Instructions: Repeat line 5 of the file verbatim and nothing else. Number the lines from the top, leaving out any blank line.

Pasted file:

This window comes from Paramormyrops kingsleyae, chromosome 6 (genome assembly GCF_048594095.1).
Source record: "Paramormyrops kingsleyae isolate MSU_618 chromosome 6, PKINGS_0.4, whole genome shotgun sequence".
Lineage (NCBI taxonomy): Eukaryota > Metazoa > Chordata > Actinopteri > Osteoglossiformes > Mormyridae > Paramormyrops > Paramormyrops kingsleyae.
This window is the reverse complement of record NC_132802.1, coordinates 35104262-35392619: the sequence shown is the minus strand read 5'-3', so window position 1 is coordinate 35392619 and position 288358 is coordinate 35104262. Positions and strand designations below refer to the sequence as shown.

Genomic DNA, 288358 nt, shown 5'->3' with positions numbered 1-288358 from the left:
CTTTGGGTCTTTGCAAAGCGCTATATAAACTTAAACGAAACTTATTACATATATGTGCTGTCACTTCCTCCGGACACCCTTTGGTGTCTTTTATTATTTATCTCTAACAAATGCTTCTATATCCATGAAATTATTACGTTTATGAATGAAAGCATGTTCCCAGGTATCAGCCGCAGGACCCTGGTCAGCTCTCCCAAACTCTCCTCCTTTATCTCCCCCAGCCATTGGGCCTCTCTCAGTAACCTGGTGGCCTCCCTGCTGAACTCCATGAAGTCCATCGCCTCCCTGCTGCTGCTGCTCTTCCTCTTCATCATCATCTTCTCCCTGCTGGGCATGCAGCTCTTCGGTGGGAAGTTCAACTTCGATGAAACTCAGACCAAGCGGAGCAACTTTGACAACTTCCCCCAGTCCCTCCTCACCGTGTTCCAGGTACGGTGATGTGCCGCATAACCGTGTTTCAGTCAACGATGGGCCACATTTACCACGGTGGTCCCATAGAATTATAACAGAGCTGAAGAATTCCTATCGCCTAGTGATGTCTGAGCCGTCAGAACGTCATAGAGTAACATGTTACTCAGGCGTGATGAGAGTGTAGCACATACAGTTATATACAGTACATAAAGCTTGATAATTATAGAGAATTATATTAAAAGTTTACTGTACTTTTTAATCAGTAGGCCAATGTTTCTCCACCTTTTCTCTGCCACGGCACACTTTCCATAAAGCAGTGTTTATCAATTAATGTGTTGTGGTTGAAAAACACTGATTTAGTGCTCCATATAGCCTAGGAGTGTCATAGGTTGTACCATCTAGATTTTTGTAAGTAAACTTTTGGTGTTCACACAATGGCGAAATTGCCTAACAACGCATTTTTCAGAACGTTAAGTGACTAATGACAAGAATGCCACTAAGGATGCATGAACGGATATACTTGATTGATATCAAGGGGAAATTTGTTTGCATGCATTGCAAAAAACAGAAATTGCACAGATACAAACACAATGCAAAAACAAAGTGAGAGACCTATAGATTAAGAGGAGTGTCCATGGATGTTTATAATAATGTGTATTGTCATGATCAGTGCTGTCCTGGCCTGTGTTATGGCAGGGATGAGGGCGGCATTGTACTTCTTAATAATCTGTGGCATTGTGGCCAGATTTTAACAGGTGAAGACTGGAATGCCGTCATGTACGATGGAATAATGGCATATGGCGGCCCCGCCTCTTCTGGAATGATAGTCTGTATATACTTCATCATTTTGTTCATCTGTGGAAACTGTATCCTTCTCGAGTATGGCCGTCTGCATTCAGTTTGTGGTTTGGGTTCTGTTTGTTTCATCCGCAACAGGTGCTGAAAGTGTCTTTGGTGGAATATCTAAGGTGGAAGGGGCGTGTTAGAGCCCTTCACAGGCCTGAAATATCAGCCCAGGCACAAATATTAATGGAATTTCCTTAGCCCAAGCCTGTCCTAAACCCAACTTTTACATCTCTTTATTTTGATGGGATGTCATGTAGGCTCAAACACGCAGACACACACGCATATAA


Genomic DNA, 288358 nt, shown 5'->3' with positions numbered 1-288358 from the left: